Hospital epidemiologists rely on sound scientific and analytical principles in the conduct of surveillance, studies, investigations, etc. The demonstration of differences in occurrence of events (eg, nosocomial infections) in different time periods generally has used traditional hypothesis testing statistical models. However, repetitive hypothesis testing is impractical for frequent analysis of accumulating data, especially when there is no apparent outbreak. Clearly, a statistical procedure that simplifies hypothesis testing to detect acute variations in certain occurrences is desirable. Ongoing analysis of trends also would be desirable.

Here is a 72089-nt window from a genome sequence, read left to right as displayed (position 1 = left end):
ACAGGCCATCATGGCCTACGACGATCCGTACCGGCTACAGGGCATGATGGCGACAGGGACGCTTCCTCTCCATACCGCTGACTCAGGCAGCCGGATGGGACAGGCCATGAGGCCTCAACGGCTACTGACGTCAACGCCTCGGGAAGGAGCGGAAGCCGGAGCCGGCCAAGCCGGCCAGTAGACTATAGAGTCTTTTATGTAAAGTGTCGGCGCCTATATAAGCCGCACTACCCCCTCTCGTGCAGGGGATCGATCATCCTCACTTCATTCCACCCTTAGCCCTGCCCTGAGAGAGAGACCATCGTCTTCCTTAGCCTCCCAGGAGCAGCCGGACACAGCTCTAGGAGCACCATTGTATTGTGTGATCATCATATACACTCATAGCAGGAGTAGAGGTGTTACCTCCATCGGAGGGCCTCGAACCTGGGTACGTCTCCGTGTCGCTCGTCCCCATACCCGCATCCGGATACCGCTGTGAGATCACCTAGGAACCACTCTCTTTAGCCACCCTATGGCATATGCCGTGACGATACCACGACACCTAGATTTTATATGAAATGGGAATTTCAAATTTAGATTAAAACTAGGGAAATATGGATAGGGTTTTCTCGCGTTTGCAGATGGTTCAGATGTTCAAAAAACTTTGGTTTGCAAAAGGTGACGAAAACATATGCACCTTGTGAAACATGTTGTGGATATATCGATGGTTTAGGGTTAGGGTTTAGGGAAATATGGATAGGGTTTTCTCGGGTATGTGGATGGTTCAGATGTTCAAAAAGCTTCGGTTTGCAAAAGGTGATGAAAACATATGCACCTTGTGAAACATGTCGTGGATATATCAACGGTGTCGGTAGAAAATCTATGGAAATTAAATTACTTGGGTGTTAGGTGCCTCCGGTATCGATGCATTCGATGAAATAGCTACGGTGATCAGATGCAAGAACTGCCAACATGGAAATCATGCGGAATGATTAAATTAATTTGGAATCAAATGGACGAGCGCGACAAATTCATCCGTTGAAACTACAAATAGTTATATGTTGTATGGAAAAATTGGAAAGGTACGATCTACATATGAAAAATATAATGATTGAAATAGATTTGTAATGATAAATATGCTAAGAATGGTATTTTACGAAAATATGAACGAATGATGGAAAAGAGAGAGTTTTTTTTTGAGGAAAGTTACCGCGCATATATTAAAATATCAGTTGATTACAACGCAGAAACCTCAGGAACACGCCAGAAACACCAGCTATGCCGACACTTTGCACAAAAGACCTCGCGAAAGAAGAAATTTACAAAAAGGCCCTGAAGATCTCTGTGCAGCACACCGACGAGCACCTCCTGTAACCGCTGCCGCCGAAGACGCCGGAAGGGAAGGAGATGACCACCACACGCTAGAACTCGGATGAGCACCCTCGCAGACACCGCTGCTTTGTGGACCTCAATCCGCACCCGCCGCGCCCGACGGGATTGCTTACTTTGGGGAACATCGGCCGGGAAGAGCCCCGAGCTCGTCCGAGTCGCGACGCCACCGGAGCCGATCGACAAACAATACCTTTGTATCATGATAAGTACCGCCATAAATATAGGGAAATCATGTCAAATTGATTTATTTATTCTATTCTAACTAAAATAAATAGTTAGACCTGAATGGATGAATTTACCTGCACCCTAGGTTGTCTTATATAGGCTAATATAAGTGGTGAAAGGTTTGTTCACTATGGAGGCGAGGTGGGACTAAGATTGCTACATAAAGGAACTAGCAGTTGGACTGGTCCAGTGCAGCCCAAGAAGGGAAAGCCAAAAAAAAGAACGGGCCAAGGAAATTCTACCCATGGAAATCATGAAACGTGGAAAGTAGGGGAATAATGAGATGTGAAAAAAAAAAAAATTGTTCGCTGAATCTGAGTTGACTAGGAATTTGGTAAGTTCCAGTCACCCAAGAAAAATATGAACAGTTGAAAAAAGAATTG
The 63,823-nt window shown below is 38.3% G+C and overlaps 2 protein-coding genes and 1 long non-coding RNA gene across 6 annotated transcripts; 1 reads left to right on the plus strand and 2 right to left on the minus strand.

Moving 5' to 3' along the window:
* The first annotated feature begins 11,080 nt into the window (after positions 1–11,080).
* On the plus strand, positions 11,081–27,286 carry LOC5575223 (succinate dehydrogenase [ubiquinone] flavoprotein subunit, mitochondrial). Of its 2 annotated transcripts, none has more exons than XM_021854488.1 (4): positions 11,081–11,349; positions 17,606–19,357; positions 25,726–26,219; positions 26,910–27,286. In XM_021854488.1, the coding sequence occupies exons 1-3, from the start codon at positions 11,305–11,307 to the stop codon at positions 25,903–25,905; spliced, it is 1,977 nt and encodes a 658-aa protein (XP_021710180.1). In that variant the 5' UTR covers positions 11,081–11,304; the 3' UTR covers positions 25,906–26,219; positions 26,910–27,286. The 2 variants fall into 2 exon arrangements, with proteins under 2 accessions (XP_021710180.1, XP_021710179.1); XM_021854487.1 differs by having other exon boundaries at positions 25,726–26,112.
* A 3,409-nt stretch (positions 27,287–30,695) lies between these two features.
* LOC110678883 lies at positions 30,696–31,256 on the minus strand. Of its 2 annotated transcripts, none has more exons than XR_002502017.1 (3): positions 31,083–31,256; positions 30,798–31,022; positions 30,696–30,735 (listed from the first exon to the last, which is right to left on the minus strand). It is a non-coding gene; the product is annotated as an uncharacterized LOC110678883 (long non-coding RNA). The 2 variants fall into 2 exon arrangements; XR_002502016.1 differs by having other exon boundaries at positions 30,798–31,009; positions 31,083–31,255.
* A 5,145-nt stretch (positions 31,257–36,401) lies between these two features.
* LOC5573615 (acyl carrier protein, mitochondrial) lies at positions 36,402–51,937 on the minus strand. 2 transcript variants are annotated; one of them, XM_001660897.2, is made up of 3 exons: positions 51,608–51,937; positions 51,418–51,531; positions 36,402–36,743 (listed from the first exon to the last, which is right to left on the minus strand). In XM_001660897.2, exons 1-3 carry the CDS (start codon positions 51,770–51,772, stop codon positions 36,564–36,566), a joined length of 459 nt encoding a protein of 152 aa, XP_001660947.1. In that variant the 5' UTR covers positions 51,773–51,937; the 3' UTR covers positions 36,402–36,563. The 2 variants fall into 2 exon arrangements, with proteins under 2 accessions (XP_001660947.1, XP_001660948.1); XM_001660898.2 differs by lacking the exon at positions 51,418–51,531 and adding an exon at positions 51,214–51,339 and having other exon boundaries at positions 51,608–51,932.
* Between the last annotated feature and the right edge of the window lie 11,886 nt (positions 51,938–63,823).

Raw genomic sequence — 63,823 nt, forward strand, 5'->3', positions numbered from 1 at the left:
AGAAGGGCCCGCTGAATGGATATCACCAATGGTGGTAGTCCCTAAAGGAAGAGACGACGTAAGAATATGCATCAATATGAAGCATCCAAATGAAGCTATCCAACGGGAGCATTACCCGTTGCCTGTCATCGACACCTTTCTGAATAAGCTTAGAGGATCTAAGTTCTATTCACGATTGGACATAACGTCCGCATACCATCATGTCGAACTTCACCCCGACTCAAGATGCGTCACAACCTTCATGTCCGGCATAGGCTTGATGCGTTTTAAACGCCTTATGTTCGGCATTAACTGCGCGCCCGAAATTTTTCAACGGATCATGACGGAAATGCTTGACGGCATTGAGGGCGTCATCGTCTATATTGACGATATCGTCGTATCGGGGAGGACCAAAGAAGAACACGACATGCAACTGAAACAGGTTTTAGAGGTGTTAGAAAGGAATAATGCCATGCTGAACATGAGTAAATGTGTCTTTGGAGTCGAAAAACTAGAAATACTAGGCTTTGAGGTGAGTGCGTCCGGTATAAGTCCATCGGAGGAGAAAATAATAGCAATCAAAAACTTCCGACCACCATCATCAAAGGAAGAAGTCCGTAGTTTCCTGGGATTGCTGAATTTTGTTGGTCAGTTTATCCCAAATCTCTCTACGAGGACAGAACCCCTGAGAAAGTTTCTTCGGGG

Many United States hospitals have espoused continuous quality improvement (CQI) or similarly identified programs as a means to improve both patient care and operating efficiency. With this trend, the scientific method has become interjected into all aspects of patient management, and no longer is confined to formal research studies. Many scientific quality management techniques that long have been used in industrial settings have been applied to healthcare settings. Noteworthy is the use of statistical methods to describe the variation in processes, which is known as statistical process control (SPC). The term statistical quality control (SQC) often is used interchangeably, but some authors refer to SQC only when statistical methods also are used to improve a process. This article will describe the basic theory and simple application of SPC in hospital epidemiology.